Marlowe shows up at the Sternwood estate to undertake a quickie investigation into an apparent blackmail attempt (and, hopefully, to suppress the matter) at the behest of a dying old man who is clinging to life even as he angles to protect the two miscreant daughters of his twilight years. Both daughters are wild and careless of others, and prone to fall in with bad company . . . and to do even worse things. But Marlowe soon learns that the trail to the putative blackmailer he must follow leads inevitably from murder to murder, while the one person who means the most to old man Sternwood still hovers, missing, in the background. What happened to ex-bootlegger Rusty Regan and why did he take a powder when he had everything going for him including the beautiful elder daughter, and all the money she stood to inherit, of General Sternwood?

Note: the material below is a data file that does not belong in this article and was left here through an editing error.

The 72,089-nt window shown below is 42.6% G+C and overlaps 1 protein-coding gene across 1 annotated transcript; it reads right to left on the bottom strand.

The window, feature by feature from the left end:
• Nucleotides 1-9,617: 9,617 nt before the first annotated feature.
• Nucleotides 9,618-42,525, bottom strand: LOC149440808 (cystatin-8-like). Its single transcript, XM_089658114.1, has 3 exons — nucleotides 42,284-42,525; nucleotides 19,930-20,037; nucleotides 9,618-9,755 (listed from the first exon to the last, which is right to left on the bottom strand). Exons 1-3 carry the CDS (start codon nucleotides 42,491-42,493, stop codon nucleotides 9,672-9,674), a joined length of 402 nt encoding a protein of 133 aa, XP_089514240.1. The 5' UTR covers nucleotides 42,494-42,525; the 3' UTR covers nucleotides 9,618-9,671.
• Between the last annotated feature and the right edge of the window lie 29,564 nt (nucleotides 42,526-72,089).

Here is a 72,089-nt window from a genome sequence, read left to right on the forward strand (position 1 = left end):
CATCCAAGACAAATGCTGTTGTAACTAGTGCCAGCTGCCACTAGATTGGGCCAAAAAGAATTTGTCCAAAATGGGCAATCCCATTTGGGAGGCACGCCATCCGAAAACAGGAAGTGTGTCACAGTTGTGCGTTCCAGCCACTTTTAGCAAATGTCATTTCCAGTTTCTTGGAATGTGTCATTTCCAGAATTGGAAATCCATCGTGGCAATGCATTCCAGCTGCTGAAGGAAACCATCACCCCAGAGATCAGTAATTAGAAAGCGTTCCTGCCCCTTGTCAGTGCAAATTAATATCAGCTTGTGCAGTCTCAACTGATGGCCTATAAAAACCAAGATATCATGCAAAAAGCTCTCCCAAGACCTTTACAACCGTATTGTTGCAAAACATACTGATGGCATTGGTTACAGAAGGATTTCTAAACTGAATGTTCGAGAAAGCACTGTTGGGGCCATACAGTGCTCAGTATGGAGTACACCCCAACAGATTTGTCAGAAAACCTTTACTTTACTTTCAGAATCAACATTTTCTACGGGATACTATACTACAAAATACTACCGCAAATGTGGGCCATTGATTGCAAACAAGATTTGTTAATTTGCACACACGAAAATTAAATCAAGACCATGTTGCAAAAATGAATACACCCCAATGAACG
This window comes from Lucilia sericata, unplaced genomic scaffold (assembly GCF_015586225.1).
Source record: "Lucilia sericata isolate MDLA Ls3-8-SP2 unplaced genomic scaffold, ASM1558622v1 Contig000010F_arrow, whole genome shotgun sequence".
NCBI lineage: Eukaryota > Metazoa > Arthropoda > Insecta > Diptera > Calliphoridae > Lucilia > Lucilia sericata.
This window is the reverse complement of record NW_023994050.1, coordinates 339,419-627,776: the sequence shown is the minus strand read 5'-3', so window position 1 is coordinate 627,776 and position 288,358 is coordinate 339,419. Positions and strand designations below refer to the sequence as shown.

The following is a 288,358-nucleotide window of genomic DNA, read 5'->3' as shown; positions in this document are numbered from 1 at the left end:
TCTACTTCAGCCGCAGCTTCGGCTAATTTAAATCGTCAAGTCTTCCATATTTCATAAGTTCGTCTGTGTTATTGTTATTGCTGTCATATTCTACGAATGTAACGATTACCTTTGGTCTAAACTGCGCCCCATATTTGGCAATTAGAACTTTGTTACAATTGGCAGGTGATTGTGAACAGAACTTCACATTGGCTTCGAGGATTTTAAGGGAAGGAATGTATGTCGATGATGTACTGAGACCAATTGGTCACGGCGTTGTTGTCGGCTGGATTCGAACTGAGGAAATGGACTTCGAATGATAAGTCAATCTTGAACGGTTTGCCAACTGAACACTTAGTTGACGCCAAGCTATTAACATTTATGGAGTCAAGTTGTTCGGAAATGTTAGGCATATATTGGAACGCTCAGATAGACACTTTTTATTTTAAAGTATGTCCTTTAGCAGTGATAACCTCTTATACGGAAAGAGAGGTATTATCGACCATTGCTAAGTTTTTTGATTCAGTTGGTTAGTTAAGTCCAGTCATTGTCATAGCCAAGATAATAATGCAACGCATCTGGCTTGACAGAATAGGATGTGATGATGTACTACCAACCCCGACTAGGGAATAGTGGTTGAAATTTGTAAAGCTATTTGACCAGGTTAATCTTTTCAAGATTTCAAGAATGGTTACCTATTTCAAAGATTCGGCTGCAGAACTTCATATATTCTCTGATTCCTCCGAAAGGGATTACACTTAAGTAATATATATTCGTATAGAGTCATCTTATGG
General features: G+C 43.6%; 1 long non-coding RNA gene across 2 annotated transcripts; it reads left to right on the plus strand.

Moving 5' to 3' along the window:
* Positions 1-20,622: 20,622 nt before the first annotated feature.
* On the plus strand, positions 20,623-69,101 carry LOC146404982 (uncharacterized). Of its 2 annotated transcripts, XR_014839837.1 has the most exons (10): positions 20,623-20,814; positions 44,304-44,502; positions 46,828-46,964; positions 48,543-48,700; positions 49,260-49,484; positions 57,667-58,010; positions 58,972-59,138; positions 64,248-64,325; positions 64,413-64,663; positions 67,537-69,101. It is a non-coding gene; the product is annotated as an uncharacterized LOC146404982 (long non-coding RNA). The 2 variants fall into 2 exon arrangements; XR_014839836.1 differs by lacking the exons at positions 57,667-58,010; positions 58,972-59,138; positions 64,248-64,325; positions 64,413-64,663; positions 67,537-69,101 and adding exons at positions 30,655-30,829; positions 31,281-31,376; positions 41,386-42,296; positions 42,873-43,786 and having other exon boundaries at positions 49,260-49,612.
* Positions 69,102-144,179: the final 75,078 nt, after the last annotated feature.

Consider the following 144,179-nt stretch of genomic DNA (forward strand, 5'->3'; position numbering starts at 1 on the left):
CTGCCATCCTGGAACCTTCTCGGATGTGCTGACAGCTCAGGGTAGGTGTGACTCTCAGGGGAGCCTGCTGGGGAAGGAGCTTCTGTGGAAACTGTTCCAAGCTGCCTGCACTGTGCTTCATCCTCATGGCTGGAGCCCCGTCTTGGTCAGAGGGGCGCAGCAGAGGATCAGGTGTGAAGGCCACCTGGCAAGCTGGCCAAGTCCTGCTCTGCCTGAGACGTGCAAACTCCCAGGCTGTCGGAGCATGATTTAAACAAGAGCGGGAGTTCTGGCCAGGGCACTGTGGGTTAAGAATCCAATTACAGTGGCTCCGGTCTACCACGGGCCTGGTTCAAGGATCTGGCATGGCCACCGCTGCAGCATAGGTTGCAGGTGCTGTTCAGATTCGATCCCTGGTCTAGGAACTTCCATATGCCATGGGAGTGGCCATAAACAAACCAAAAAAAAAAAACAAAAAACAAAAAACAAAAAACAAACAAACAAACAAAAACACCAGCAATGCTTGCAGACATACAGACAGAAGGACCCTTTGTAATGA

As Marlowe follows one trail into another, the deaths get messier, the cops get angrier and Marlowe approaches his own brush with mortality at the hands of a deadly gangland enforcer. The dark and decadent ambience of mid-twentieth century L.A. hangs like a sullen rain cloud over this entire tale as Marlowe fumbles about, trying to figure the real mystery behind the series of apparently coincidental killings he is faced with until, in the end, he confronts the big sleep that awaits us all.
This tale seemed rambling and almost accidental in its construction, just like real life, albeit with a tad more style. And it kept me hooked and satisfied, like a good drag on a newly lit cigarette in a noirish Bogart flick, right through to the end. I'm ready for another.
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